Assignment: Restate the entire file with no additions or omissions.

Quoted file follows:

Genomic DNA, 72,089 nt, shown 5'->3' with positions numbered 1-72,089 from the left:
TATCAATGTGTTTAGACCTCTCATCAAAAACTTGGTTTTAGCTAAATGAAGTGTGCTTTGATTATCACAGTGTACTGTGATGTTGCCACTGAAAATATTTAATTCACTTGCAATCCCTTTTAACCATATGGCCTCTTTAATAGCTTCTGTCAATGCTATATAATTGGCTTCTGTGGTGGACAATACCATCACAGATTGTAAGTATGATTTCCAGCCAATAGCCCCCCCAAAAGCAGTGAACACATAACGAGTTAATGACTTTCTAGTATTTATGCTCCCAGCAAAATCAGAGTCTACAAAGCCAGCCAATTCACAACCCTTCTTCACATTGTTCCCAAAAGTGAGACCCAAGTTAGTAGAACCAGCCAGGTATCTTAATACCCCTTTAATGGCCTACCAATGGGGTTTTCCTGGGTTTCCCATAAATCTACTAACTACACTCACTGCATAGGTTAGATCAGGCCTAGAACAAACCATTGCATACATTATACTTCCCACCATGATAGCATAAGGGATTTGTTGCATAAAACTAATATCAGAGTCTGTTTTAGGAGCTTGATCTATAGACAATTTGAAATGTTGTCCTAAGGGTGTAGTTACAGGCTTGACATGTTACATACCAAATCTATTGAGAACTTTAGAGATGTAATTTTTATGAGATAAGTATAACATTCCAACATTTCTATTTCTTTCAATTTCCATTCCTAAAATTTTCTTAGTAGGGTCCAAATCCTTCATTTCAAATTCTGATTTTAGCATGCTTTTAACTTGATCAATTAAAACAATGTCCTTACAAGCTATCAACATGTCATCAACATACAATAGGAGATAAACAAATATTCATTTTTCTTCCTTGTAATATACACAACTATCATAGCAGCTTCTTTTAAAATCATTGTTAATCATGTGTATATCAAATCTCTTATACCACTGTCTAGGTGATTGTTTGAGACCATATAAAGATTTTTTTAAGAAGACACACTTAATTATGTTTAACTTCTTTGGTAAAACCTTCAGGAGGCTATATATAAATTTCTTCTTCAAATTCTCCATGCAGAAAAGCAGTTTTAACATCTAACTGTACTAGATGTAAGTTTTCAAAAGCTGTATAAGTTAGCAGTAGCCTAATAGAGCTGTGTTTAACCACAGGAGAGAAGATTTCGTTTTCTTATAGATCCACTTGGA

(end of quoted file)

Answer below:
Genomic DNA, 72,089 nt, shown 5'->3' with positions numbered 1-72,089 from the left:
TATCAATGTGTTTAGACCTCTCATCAAAAACTTGGTTTTAGCTAAATGAAGTGTGCTTTGATTATCACAGTGTACTGTGATGTTGCCACTGAAAATATTTAATTCACTTGCAATCCCTTTTAACCATATGGCCTCTTTAATAGCTTCTGTCAATGCTATATAATTGGCTTCTGTGGTGGACAATACCATCACAGATTGTAAGTATGATTTCCAGCCAATAGCCCCCCCAAAAGCAGTGAACACATAACGAGTTAATGACTTTCTAGTATTTATGCTCCCAGCAAAATCAGAGTCTACAAAGCCAGCCAATTCACAACCCTTCTTCACATTGTTCCCAAAAGTGAGACCCAAGTTAGTAGAACCAGCCAGGTATCTTAATACCCCTTTAATGGCCTACCAATGGGGTTTTCCTGGGTTTCCCATAAATCTACTAACTACACTCACTGCATAGGTTAGATCAGGCCTAGAACAAACCATTGCATACATTATACTTCCCACCATGATAGCATAAGGGATTTGTTGCATAAAACTAATATCAGAGTCTGTTTTAGGAGCTTGATCTATAGACAATTTGAAATGTTGTCCTAAGGGTGTAGTTACAGGCTTGACATGTTACATACCAAATCTATTGAGAACTTTAGAGATGTAATTTTTATGAGATAAGTATAACATTCCAACATTTCTATTTCTTTCAATTTCCATTCCTAAAATTTTCTTAGTAGGGTCCAAATCCTTCATTTCAAATTCTGATTTTAGCATGCTTTTAACTTGATCAATTAAAACAATGTCCTTACAAGCTATCAACATGTCATCAACATACAATAGGAGATAAACAAATATTCATTTTTCTTCCTTGTAATATACACAACTATCATAGCAGCTTCTTTTAAAATCATTGTTAATCATGTGTATATCAAATCTCTTATACCACTGTCTAGGTGATTGTTTGAGACCATATAAAGATTTTTTTAAGAAGACACACTTAATTATGTTTAACTTCTTTGGTAAAACCTTCAGGAGGCTATATATAAATTTCTTCTTCAAATTCTCCATGCAGAAAAGCAGTTTTAACATCTAACTGTACTAGATGTAAGTTTTCAAAAGCTGTATAAGTTAGCAGTAGCCTAATAGAGCTGTGTTTAACCACAGGAGAGAAGATTTCGTTTTCTTATAGATCCACTTGGA